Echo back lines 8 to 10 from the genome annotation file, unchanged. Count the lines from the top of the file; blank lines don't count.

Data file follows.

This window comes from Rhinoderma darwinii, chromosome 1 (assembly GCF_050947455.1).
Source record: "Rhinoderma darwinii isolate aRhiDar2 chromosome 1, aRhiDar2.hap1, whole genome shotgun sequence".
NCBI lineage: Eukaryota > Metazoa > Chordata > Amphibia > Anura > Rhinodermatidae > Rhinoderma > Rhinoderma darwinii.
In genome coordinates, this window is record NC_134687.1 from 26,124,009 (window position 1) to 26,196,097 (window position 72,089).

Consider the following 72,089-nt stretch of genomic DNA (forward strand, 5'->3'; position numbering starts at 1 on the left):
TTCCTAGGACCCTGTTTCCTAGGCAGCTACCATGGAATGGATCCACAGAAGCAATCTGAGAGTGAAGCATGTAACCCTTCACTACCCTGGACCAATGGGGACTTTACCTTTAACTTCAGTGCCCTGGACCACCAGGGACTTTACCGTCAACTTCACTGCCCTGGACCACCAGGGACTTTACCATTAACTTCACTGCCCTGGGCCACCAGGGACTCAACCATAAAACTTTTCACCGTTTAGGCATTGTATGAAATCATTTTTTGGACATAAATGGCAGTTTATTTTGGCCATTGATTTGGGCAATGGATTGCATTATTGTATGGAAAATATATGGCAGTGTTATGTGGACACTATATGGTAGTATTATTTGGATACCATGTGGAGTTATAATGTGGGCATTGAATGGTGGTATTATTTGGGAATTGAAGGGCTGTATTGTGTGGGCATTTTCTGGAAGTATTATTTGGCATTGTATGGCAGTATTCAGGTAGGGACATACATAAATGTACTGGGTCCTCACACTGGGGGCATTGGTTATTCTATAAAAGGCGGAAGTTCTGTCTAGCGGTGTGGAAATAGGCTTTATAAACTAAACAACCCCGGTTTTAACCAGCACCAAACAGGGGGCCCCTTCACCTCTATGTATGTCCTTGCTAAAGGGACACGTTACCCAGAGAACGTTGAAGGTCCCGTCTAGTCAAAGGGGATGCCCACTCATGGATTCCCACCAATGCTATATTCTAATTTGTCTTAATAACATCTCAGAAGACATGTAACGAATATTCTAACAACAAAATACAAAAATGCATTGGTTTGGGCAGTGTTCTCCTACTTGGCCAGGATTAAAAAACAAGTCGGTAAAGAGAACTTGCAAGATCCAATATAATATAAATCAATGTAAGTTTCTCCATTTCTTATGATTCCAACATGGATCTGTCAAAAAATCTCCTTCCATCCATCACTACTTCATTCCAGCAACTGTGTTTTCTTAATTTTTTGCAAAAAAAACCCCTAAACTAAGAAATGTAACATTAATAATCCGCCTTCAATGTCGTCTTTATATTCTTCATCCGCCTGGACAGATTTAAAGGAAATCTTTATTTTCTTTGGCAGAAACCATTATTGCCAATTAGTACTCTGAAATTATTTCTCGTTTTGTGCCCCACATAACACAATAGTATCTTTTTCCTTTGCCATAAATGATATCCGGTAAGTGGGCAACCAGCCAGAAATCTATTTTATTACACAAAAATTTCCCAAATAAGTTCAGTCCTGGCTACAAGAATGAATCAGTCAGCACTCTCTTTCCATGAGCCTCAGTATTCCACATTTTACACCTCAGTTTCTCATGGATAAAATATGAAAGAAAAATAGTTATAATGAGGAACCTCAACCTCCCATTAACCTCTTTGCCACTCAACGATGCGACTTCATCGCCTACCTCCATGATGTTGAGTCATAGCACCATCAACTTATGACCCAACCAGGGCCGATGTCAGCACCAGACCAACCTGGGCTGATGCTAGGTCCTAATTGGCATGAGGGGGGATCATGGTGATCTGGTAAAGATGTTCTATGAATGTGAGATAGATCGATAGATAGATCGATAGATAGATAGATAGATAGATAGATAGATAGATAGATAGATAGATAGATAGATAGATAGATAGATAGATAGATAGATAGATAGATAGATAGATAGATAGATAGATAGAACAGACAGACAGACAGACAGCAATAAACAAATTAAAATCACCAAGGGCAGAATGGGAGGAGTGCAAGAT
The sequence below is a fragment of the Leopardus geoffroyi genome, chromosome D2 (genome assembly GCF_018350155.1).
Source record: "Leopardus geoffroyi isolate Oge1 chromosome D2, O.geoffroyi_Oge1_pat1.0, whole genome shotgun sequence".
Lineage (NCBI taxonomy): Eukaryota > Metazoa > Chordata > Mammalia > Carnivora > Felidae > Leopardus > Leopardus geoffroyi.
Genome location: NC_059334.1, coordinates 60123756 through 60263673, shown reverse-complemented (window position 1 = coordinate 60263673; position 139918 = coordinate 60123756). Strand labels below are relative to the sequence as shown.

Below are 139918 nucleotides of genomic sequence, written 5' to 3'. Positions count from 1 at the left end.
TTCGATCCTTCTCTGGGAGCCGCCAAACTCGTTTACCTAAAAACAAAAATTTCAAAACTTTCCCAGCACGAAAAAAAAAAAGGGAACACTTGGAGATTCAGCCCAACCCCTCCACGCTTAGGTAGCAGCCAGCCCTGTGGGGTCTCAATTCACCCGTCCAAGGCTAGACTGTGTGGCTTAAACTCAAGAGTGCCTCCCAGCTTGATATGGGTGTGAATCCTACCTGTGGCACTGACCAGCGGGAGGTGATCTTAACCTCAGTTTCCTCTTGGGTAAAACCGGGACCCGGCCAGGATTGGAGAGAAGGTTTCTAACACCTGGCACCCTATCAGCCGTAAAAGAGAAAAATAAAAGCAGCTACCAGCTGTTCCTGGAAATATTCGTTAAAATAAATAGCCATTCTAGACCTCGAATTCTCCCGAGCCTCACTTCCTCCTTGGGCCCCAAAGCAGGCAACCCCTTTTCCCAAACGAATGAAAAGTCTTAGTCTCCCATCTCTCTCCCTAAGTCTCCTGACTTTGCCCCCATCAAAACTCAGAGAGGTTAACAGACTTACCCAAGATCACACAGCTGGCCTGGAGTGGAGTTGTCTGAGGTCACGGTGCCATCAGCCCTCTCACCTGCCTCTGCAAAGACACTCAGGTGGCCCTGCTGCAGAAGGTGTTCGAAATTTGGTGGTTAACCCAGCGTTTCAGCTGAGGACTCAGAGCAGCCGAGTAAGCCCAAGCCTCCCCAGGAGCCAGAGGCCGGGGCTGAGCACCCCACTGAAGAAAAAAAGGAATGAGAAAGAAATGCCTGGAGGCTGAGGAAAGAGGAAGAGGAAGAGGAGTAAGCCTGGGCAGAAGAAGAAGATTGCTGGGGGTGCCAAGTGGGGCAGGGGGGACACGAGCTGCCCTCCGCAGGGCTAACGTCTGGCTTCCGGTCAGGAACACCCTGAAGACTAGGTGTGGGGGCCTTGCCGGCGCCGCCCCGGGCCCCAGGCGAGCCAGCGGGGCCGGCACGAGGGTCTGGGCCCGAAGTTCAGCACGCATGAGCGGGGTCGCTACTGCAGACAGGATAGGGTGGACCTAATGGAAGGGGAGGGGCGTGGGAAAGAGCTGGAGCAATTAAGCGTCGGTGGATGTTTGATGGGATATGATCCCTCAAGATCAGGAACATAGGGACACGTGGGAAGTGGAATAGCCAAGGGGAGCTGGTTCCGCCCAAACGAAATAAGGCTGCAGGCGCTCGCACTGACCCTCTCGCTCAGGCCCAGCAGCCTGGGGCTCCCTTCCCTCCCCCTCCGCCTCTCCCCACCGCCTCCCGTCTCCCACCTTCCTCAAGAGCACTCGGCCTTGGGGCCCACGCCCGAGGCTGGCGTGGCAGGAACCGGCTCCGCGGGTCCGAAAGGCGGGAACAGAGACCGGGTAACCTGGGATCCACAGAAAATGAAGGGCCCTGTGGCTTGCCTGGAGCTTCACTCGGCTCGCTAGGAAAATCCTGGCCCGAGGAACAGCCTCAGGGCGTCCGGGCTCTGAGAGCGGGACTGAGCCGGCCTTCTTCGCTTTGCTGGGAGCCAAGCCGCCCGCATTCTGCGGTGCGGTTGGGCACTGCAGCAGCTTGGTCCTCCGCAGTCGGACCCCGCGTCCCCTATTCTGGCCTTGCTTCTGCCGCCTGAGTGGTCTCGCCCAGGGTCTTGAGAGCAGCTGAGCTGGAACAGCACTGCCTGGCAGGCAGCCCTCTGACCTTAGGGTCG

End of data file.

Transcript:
Source record: "Leopardus geoffroyi isolate Oge1 chromosome D2, O.geoffroyi_Oge1_pat1.0, whole genome shotgun sequence".
Lineage (NCBI taxonomy): Eukaryota > Metazoa > Chordata > Mammalia > Carnivora > Felidae > Leopardus > Leopardus geoffroyi.
Genome location: NC_059334.1, coordinates 60123756 through 60263673, shown reverse-complemented (window position 1 = coordinate 60263673; position 139918 = coordinate 60123756). Strand labels below are relative to the sequence as shown.